每日邮件评论: Tax cuts can ease the living squeeze, 我们可以用公众人物的地位来衡量其中一些
This year’s Queen’s Speech was heavy with symbolism.
For the first time in nearly six decades, 自从与加拿大总理感染新冠病毒后，她第一次面对面接触时，站在一大束蓝色和黄色的鲜花前，表达了她对乌克兰的声援, 96, was unable to present her government’s plans for the coming year.
Her throne was empty and 查尔斯王子, her son and heir, conducted proceedings – a poignant glimpse into the future.
But this was also the first chance since the pandemic for 鲍里斯·约翰逊（Boris Johnson） to set out his vision for Britain’s future.
There was no faulting his rhetoric. The Prime Minister accurately identified all the main problems we face.
He pledged to ease the cost of living crisis, level up the regions, grow the economy, and – crucially – reduce debt ‘while reforming and cutting taxes’.
The big question is: Does he have the resolve and wherewithal to turn his promises into reality?
There are some welcome initiatives. Mr Johnson promises a crime crackdown, especially against the road-blocking eco-zealots. There are proposed powers to make it easier to kick out illegal immigrants.
Prime Minister Boris Johnson speaking during the first day of a debate on the Queen’s Speech in the House of Commons
The PM has sounded the death knell for the lackadaisical ‘work from home’ 文化. And by scrapping draconian legislation which would have imposed ruinous legal costs on newspapers in libel cases, the Government will strengthen the free Press.
(For let’s not forget that without inquisitive, probing newspapers, Sir Keir Starmer’s rank Beergate hypocrisy would never have been exposed.)
But for all its good intentions the Government will be judged on how it deals with the overwhelming issue of the day – alleviating the squeeze on families.
Boris says he’s going to help those suffering genuine hardship because of soaring bills.
But where is the passionate commitment to the truly Tory solution? Promises won’t keep the wolf from the door, but tax cuts can at least keep it at bay.
Rishi Sunak claims to be a low-tax Chancellor but has raised the burden to its highest level since the 1950s.
The Treasury is raking in record revenues. It’s surely time to give some of that money back.
But Mr Sunak must not leave it too late. Struggling families need help right now.
What a French farce
Ever since we left the EU, French president Emmanuel Macron has done nothing but bad-mouth this country and cause unnecessary trouble.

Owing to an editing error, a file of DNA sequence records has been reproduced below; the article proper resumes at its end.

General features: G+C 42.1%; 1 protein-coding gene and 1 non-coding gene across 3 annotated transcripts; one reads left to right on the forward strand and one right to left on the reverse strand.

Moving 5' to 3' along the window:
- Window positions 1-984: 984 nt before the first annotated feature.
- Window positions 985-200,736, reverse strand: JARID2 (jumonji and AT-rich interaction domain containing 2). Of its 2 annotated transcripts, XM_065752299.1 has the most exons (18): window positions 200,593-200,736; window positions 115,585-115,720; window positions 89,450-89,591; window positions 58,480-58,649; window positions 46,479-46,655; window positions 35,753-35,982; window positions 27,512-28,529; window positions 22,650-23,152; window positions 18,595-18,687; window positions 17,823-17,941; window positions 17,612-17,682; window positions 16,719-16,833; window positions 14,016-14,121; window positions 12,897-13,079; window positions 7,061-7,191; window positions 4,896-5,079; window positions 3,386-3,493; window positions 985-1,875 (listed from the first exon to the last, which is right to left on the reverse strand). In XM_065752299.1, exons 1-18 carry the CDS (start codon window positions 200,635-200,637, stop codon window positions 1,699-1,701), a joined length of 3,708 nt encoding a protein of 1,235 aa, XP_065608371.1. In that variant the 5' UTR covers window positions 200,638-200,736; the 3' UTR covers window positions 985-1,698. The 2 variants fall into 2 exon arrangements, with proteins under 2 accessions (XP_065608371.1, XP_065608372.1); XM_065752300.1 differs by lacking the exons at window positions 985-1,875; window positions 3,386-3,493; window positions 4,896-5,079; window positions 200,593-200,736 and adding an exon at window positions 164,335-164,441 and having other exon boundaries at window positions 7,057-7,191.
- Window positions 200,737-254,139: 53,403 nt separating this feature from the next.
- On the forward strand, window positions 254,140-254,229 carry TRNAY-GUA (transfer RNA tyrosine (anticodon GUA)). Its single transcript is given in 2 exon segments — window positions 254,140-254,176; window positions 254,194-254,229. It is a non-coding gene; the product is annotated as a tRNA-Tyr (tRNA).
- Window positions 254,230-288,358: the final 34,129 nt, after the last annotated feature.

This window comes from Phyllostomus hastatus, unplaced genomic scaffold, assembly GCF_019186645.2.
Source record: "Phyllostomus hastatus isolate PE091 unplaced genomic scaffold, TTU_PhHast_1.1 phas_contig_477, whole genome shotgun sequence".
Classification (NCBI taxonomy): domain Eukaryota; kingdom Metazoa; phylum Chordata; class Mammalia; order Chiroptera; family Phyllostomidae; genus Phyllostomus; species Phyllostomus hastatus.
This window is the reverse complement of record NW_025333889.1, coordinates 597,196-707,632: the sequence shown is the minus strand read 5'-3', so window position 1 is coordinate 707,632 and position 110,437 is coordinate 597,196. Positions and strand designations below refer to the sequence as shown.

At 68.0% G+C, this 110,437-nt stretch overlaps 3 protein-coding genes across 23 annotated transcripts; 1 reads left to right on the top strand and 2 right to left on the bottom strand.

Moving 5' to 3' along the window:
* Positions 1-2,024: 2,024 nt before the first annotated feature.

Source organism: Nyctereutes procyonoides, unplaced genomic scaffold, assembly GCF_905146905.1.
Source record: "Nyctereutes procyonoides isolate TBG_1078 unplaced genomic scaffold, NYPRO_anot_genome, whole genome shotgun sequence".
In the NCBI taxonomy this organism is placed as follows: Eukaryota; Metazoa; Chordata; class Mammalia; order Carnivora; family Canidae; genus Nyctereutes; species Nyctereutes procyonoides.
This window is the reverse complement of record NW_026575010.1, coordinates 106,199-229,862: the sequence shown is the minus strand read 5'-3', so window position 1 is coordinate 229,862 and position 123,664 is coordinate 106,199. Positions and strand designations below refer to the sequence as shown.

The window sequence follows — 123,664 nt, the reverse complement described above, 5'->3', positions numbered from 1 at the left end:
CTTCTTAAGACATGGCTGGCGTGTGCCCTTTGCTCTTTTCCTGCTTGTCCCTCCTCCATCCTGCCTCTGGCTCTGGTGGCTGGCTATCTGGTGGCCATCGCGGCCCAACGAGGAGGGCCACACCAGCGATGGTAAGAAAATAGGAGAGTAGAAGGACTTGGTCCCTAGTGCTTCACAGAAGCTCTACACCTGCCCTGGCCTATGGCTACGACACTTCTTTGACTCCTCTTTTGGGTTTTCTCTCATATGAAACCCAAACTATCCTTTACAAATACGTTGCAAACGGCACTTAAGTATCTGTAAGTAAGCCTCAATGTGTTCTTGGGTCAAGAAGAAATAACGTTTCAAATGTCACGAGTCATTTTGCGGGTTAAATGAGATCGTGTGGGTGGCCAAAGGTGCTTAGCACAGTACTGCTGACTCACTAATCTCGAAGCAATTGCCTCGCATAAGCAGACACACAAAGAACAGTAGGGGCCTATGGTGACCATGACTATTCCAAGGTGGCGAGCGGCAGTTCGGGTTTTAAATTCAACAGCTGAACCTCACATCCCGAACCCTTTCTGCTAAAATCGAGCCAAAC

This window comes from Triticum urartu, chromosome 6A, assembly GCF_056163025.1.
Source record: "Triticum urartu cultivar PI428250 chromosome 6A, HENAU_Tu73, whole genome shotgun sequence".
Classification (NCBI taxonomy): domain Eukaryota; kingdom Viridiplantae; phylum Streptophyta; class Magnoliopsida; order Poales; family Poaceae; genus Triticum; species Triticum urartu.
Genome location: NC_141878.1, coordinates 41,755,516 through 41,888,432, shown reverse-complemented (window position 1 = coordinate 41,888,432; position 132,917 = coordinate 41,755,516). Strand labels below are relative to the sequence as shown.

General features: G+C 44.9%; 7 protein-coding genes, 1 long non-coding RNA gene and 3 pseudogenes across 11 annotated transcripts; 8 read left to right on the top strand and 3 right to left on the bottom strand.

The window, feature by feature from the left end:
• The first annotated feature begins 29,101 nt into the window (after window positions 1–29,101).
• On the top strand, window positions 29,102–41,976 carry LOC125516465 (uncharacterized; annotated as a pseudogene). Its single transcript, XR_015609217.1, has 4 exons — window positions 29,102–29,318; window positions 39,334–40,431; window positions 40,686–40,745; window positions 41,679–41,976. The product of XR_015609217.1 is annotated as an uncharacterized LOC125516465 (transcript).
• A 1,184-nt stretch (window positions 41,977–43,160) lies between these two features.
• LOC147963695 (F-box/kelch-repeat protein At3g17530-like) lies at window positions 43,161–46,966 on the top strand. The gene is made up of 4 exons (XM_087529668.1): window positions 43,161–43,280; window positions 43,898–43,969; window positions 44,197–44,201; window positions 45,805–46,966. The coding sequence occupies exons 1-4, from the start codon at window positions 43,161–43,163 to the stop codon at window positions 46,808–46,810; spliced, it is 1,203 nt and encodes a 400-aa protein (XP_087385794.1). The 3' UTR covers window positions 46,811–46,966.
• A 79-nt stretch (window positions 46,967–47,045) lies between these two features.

He smeared the brilliant Oxford/AstraZeneca vaccine (costing lives), threatened to cut off electricity supplies to Jersey and refused to engage meaningfully in tackling the Channel migrant crisis.
He described Brexit as a ‘catastrophic error’ and called Boris Johnson ‘un clown’.
然而现在, seemingly, he wants to be friends, proposing we join a ‘new European political community’.
鲍里斯·约翰逊（Boris Johnson）, 剩下, speaks with French President Emmanuel Macron prior to a meeting of the Group of Seven at NATO headquarters in Brussels in March
What part of Brexit doesn’t he understand? It was the imperial ambitions of Brussels that made us want to leave.
Why would we now rejoin by the back door, poor relations in a two-tier Europe, without even the full trading benefits?
This is nothing more than a cynical ploy to encourage Remainers that a future EU-friendly British government (perhaps led by Starmer?) would be welcomed back.
Instead of playing these transparent power games, the French president should accept the new Anglo-French relationship and do his utmost to make it work.
Curbing tech cowboys
Three cheers for ministers for promising legislation to curb the power of tech giants including Google and Facebook.
These firms will be forced to pay media organisations a fair price for news content which helps drive their vast profits.
For far too long, the cowboys of Silicon Valley have abused their dominant positions to exploit high-quality journalism.
It’s high time they were reined in.